We have reached the late afternoon of Major League Baseball's offseason drama.
The shadows are getting rather long out on the stage, and many of the main characters of this play have long since finished acting out their scenes and have gone back home to rest up for the remainder of the winter. Even some of the secondary players have reached their destinations. Brandon Webb, welcome to Texas. Derrek Lee, Baltimore has a great ballpark.
But there are still some stories to be found unfolding out there under the cold January sun. There are probably no more $100 million dollar contracts to be signed (at least among current free agents), but if you look a bit closer, you'll see that the people still out there hawking their wares shouldn't be unilaterally dismissed as irrelevant.
There are plenty of diamonds in the rough still to be had for the right price. Let's check out some of the ripest fruit still on the market.
(Too many metaphors for one page? Yeah, too many ...)
The now two-time World Series hero has largely retreated to his native Colombia since he helped the Giants win their first World Series in San Francisco history with a dramatic three-run homer off of Cliff Lee in Game 5.
The Giants have expressed interest in bringing him back in a reserve role to spell newly acquired Miguel Tejada at shortstop (San Francisco lost incumbent starter Juan Uribe as a free agent to the rival Dodgers), and extended him a $1 million offer to put off retirement for one more year. Renteria responded by essentially saying the offer was an insult.
He's universally liked around the game for being one of the truly good guys, but actually, he's a bit off base on this. He largely underperformed after being brought in back in 2009 for $18 million, only finally redeeming himself with his postseason heroics. I don't know of too many teams who would be willing to give him much more than the Giants offered at this point. He's an oft-injury plagued backup at this point in his career.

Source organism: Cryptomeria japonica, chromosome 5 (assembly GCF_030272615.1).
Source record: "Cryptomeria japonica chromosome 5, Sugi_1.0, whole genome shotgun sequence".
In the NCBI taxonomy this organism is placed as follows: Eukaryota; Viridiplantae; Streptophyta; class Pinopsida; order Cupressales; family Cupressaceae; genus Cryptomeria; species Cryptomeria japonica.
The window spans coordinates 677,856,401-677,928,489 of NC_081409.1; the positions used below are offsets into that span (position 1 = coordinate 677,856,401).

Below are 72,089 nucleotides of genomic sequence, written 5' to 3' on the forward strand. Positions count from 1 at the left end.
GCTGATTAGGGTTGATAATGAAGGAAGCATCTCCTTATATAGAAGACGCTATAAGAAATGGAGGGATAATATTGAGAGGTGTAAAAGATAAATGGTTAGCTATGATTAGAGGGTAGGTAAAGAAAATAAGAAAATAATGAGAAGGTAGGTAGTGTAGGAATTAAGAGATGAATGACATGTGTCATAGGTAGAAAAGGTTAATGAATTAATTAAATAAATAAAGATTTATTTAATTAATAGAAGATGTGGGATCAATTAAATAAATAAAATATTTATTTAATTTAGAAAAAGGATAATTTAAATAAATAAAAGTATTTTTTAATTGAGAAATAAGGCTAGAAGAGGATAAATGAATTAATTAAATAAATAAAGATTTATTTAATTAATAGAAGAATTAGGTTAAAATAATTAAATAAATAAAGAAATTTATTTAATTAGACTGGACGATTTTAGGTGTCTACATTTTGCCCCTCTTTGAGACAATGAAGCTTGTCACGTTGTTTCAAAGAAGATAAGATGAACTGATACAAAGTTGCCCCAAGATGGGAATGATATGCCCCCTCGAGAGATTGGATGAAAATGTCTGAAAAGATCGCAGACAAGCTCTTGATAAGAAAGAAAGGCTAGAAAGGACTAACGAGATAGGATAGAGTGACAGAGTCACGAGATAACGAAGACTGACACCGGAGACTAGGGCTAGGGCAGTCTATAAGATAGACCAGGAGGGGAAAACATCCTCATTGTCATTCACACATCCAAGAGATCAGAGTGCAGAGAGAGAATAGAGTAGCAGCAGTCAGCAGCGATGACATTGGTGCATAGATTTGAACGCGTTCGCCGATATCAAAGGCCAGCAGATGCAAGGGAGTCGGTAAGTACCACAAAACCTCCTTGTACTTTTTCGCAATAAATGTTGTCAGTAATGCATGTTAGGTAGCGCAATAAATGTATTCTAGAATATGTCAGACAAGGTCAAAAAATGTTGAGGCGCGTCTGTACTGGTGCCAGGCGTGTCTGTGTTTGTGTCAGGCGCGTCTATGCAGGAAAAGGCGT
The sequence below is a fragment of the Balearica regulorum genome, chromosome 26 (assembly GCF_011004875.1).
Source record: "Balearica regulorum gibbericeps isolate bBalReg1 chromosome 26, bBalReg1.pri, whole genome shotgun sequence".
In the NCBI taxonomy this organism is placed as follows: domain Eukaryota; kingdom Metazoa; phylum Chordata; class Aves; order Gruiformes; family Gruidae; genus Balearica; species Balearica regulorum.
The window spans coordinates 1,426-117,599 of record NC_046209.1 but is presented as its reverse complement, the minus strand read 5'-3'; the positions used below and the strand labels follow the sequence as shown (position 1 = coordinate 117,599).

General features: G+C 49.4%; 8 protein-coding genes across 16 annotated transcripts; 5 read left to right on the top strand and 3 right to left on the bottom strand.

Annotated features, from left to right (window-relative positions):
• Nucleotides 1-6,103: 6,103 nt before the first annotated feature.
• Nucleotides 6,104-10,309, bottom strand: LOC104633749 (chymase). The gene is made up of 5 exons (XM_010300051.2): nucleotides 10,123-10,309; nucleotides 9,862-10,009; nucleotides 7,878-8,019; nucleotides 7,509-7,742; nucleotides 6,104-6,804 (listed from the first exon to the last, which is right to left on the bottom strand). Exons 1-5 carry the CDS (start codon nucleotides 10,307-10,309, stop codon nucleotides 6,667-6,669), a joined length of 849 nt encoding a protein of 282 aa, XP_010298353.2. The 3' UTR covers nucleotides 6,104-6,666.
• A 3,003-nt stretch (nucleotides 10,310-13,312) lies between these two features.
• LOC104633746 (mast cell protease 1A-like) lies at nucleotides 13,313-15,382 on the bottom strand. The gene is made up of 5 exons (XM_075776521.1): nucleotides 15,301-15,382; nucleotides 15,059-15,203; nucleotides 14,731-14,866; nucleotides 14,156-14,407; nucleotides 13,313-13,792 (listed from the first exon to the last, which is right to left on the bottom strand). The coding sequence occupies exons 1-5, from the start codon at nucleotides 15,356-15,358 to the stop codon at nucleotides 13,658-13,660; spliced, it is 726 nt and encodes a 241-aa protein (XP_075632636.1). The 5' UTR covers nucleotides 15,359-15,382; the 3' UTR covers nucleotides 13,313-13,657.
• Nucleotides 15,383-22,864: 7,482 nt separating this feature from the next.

Nevertheless, he remains a great guy to have around the clubhouse and could transition into one of those Alex Cora-type roles as a player/mentor/de facto bench coach. I still think the Giants would be happy to have him back in some capacity in 2011. If he doesn't find common ground with them, the Reds may be a fit, but I say there's enough good feeling in the Bay about last year to make it work there.
Fuentes has lost a bit of his luster over the course of the last year and seems to be trying to wait for the market to build for him over time.
He's gone from a closer for a contending team, to an expendable contract, to a setup man (albeit an effective one), and now, at 35, his suitors are dwindling.
That doesn't mean they aren't there, however. They're just waiting to see if he lowers his asking price. He still had a completely respectable 2.81 ERA and a 1.06 WHIP last year, split between the Angels and Twins. And he's a lefty.
He'd be a good fit in Tampa, where Rafael Soriano doesn't appear likely to return, so he could go back to being a closer, which he wants. At this point, I think money and years are all that stands in the way.
Andruw Jones remains an intriguing enigma. He's certainly entered the twilight of his effectiveness as an everyday player, but every now and then, he's still able to show flashes of the brilliance of his younger days.